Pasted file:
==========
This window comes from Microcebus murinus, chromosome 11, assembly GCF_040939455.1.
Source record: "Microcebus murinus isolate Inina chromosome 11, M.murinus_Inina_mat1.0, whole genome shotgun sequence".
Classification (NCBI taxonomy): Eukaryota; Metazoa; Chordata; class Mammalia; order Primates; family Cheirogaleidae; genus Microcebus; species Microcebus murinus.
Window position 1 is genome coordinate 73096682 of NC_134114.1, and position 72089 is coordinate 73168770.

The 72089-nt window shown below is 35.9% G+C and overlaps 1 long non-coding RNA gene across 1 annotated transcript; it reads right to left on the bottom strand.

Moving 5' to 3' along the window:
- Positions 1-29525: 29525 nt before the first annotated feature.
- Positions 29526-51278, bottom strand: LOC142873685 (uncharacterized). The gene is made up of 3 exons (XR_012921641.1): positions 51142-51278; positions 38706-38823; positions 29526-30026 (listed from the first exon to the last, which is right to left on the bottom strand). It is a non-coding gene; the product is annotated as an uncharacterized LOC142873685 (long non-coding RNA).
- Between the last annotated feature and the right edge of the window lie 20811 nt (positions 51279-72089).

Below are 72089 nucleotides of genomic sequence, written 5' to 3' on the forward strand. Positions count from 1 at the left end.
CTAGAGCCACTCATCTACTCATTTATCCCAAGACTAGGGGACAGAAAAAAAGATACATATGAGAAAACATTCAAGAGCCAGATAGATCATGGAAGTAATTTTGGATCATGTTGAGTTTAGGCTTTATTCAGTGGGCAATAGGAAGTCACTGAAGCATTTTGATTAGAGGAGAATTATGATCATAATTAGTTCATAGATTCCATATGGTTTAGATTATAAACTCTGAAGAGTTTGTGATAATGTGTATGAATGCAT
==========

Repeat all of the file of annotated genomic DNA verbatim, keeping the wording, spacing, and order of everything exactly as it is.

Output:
This window comes from Microcebus murinus, chromosome 11, assembly GCF_040939455.1.
Source record: "Microcebus murinus isolate Inina chromosome 11, M.murinus_Inina_mat1.0, whole genome shotgun sequence".
Classification (NCBI taxonomy): Eukaryota; Metazoa; Chordata; class Mammalia; order Primates; family Cheirogaleidae; genus Microcebus; species Microcebus murinus.
Window position 1 is genome coordinate 73096682 of NC_134114.1, and position 72089 is coordinate 73168770.

The 72089-nt window shown below is 35.9% G+C and overlaps 1 long non-coding RNA gene across 1 annotated transcript; it reads right to left on the bottom strand.

Moving 5' to 3' along the window:
- Positions 1-29525: 29525 nt before the first annotated feature.
- Positions 29526-51278, bottom strand: LOC142873685 (uncharacterized). The gene is made up of 3 exons (XR_012921641.1): positions 51142-51278; positions 38706-38823; positions 29526-30026 (listed from the first exon to the last, which is right to left on the bottom strand). It is a non-coding gene; the product is annotated as an uncharacterized LOC142873685 (long non-coding RNA).
- Between the last annotated feature and the right edge of the window lie 20811 nt (positions 51279-72089).

Below are 72089 nucleotides of genomic sequence, written 5' to 3' on the forward strand. Positions count from 1 at the left end.
CTAGAGCCACTCATCTACTCATTTATCCCAAGACTAGGGGACAGAAAAAAAGATACATATGAGAAAACATTCAAGAGCCAGATAGATCATGGAAGTAATTTTGGATCATGTTGAGTTTAGGCTTTATTCAGTGGGCAATAGGAAGTCACTGAAGCATTTTGATTAGAGGAGAATTATGATCATAATTAGTTCATAGATTCCATATGGTTTAGATTATAAACTCTGAAGAGTTTGTGATAATGTGTATGAATGCAT